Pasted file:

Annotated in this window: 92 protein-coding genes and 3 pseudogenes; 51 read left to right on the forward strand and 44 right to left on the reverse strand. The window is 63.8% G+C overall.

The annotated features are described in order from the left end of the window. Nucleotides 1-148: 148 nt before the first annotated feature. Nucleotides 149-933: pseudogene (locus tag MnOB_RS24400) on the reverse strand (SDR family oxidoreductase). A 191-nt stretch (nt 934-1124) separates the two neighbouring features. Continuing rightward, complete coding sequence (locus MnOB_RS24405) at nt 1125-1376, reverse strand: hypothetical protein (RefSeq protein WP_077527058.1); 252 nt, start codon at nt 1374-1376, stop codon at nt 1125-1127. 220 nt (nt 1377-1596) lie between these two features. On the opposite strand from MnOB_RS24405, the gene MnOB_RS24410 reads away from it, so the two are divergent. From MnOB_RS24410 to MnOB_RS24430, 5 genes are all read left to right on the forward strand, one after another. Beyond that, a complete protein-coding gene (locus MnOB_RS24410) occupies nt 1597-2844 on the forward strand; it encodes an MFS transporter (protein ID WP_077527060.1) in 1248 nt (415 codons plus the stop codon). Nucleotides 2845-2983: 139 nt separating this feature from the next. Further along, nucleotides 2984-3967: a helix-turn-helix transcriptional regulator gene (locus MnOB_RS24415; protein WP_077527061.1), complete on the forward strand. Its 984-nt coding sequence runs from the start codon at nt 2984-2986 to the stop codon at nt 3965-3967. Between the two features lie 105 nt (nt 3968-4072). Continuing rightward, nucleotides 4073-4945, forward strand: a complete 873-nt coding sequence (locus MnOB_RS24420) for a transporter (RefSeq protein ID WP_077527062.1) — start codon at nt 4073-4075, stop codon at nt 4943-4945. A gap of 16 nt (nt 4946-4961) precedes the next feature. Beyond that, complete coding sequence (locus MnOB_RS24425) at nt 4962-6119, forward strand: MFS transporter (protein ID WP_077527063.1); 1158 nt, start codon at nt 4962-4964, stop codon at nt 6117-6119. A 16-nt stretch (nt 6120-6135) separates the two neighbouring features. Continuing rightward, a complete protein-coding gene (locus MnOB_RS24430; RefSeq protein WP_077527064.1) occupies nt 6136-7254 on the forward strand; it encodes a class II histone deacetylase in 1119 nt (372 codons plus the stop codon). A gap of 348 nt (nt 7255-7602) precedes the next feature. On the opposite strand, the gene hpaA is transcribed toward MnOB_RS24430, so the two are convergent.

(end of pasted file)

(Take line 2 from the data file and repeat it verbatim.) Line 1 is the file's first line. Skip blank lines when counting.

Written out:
The annotated features are described in order from the left end of the window. Nucleotides 1-148: 148 nt before the first annotated feature. Nucleotides 149-933: pseudogene (locus tag MnOB_RS24400) on the reverse strand (SDR family oxidoreductase). A 191-nt stretch (nt 934-1124) separates the two neighbouring features. Continuing rightward, complete coding sequence (locus MnOB_RS24405) at nt 1125-1376, reverse strand: hypothetical protein (RefSeq protein WP_077527058.1); 252 nt, start codon at nt 1374-1376, stop codon at nt 1125-1127. 220 nt (nt 1377-1596) lie between these two features. On the opposite strand from MnOB_RS24405, the gene MnOB_RS24410 reads away from it, so the two are divergent. From MnOB_RS24410 to MnOB_RS24430, 5 genes are all read left to right on the forward strand, one after another. Beyond that, a complete protein-coding gene (locus MnOB_RS24410) occupies nt 1597-2844 on the forward strand; it encodes an MFS transporter (protein ID WP_077527060.1) in 1248 nt (415 codons plus the stop codon). Nucleotides 2845-2983: 139 nt separating this feature from the next. Further along, nucleotides 2984-3967: a helix-turn-helix transcriptional regulator gene (locus MnOB_RS24415; protein WP_077527061.1), complete on the forward strand. Its 984-nt coding sequence runs from the start codon at nt 2984-2986 to the stop codon at nt 3965-3967. Between the two features lie 105 nt (nt 3968-4072). Continuing rightward, nucleotides 4073-4945, forward strand: a complete 873-nt coding sequence (locus MnOB_RS24420) for a transporter (RefSeq protein ID WP_077527062.1) — start codon at nt 4073-4075, stop codon at nt 4943-4945. A gap of 16 nt (nt 4946-4961) precedes the next feature. Beyond that, complete coding sequence (locus MnOB_RS24425) at nt 4962-6119, forward strand: MFS transporter (protein ID WP_077527063.1); 1158 nt, start codon at nt 4962-4964, stop codon at nt 6117-6119. A 16-nt stretch (nt 6120-6135) separates the two neighbouring features. Continuing rightward, a complete protein-coding gene (locus MnOB_RS24430; RefSeq protein WP_077527064.1) occupies nt 6136-7254 on the forward strand; it encodes a class II histone deacetylase in 1119 nt (372 codons plus the stop codon). A gap of 348 nt (nt 7255-7602) precedes the next feature. On the opposite strand, the gene hpaA is transcribed toward MnOB_RS24430, so the two are convergent.